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The Genius of Cezanne – by Russell Shortt

Both Matisse and Picasso thought of him as their Daddy, therefore Cezanne must really be something, if those two big cheeses cite the dude as an influence then the dude is a MAJOR influence, given that they more or less thought that everybody else was pretty hopeless. Cezanne is a bit of an oddball, you can’t shove him into any school, he’s out there on his own. Indeed, alone he is enough, his pervading influence is simply mammoth, the title of the Father of Modern Art is far from exaggerated. Cezanne remained steadfast in his belief that art was not a copy of nature but rather a parallel of nature. He re-defined the whole way art would be produced, discussed and thought about. His most majestic quality was his freedom, he was not restricted to any movement, any rigid system of rules, any preconceived notion of what art should be. It granted him the freedom to explore many different aspects of art, and by golly he did so, with vigour, far from being a jack of all trades, his mastery is evident in all he painted. He reacted against the lack of structure in Impressionist paintings, he desired firmness, something solid, something durable. He searched and searched for structure, his findings laying the foundation stones for Cubism, abstraction and the whole modern art movement. He became obsessed with form, stressing that is was actually more important than the subject matter itself, in essence he was ripping it all up and starting over. The important thing to realise about Cezanne is that first and foremost he was an astonishing artist in his own right, sure he was a major precursor to what followed and he is perhaps the only link to some of the past but above all he is a master painter.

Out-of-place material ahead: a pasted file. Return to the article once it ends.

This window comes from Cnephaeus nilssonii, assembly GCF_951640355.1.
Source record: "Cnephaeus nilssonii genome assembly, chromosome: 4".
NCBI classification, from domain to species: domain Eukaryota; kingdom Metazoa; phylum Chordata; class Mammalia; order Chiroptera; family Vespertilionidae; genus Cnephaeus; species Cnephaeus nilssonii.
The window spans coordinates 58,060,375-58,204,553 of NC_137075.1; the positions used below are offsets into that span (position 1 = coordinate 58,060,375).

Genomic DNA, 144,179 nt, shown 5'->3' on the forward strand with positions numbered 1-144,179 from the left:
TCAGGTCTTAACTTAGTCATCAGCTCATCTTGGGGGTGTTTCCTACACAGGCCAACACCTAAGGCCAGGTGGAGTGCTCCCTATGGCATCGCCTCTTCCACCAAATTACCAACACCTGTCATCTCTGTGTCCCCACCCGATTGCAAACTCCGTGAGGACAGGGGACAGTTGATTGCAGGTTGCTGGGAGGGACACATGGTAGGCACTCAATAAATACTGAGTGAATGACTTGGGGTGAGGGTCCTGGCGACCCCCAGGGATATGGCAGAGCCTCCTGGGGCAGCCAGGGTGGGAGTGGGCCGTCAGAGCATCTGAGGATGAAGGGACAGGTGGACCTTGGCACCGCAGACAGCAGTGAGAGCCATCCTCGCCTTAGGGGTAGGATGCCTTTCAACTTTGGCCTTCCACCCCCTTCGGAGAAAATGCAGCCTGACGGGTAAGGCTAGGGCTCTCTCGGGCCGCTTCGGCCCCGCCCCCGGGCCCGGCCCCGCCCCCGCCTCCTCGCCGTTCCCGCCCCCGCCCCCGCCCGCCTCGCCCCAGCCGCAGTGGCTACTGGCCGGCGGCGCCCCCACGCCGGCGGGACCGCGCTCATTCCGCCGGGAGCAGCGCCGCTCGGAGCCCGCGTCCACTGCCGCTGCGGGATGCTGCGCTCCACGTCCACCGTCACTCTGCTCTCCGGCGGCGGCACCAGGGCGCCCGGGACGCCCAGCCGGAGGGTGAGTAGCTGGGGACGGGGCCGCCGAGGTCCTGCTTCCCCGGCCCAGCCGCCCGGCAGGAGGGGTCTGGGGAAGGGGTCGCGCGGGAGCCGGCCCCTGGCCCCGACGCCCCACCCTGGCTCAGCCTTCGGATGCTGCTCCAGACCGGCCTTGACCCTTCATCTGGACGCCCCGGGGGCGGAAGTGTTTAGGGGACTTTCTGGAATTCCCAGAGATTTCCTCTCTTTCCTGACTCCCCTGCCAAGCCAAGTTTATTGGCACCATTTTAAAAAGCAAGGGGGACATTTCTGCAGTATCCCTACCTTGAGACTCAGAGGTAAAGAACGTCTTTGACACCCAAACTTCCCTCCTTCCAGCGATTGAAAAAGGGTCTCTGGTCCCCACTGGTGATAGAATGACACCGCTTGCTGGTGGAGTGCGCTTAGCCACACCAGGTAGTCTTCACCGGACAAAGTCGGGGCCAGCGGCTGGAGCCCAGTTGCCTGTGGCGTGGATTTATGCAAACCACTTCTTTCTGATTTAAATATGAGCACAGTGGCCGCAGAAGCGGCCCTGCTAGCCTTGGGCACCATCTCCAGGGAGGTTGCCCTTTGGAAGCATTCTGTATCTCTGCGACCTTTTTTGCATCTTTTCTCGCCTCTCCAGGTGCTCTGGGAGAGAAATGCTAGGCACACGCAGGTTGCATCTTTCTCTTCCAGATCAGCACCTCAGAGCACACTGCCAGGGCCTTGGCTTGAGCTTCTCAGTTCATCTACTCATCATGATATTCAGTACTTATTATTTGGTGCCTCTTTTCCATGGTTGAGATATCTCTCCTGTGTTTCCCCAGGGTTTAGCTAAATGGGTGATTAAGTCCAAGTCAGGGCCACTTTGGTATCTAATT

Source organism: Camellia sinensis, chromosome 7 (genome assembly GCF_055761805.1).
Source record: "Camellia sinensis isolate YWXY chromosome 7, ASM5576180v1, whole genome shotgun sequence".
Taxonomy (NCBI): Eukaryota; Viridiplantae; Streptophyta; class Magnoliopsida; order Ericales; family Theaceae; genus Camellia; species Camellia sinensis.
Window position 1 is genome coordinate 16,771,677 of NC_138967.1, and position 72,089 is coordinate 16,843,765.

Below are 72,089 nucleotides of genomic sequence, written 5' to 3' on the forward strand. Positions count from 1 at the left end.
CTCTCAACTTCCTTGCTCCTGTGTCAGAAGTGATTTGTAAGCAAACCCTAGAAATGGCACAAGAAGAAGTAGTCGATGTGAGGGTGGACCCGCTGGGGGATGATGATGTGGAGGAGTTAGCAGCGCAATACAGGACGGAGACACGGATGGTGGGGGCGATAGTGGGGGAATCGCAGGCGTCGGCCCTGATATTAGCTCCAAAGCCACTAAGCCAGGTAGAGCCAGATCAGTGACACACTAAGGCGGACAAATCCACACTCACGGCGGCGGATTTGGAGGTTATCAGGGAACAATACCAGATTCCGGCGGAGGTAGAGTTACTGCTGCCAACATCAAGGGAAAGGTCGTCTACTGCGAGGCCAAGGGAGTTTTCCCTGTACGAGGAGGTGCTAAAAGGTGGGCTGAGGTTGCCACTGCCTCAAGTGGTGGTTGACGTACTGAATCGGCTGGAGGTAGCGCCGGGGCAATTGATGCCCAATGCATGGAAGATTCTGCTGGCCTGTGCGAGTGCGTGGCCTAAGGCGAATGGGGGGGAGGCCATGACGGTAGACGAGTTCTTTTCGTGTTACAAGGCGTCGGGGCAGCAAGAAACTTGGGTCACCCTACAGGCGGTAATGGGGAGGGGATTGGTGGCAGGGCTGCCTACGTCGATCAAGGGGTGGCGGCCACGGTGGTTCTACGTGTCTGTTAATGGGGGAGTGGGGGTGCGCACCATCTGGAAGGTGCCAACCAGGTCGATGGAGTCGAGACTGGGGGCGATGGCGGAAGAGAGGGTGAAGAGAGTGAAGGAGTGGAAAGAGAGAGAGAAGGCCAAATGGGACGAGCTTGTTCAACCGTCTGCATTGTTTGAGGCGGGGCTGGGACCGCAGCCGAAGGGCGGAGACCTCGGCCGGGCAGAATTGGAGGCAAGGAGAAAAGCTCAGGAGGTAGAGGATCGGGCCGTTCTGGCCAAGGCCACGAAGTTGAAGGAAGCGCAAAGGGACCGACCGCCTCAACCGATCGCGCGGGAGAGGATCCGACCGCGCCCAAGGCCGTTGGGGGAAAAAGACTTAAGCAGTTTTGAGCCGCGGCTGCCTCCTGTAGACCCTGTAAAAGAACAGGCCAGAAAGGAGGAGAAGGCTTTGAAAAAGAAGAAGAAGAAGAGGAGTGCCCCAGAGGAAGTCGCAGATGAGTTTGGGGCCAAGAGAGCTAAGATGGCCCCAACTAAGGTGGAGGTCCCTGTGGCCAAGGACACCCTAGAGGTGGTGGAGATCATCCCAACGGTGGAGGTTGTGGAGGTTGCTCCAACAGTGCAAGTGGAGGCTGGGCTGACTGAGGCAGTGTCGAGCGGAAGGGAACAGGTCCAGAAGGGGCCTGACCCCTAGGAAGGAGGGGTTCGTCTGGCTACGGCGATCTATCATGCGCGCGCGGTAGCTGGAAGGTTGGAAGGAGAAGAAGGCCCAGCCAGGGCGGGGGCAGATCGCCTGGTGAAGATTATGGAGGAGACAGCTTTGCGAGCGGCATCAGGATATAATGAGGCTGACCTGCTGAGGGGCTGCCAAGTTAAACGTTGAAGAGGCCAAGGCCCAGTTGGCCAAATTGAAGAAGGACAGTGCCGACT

About the Author
Russell Shortt is a travel consultant with Exploring Ireland, the leading specialists in customised, private escorted tours, escorted coach tours and independent self drive tours of Ireland. Article source Russell Shortt,

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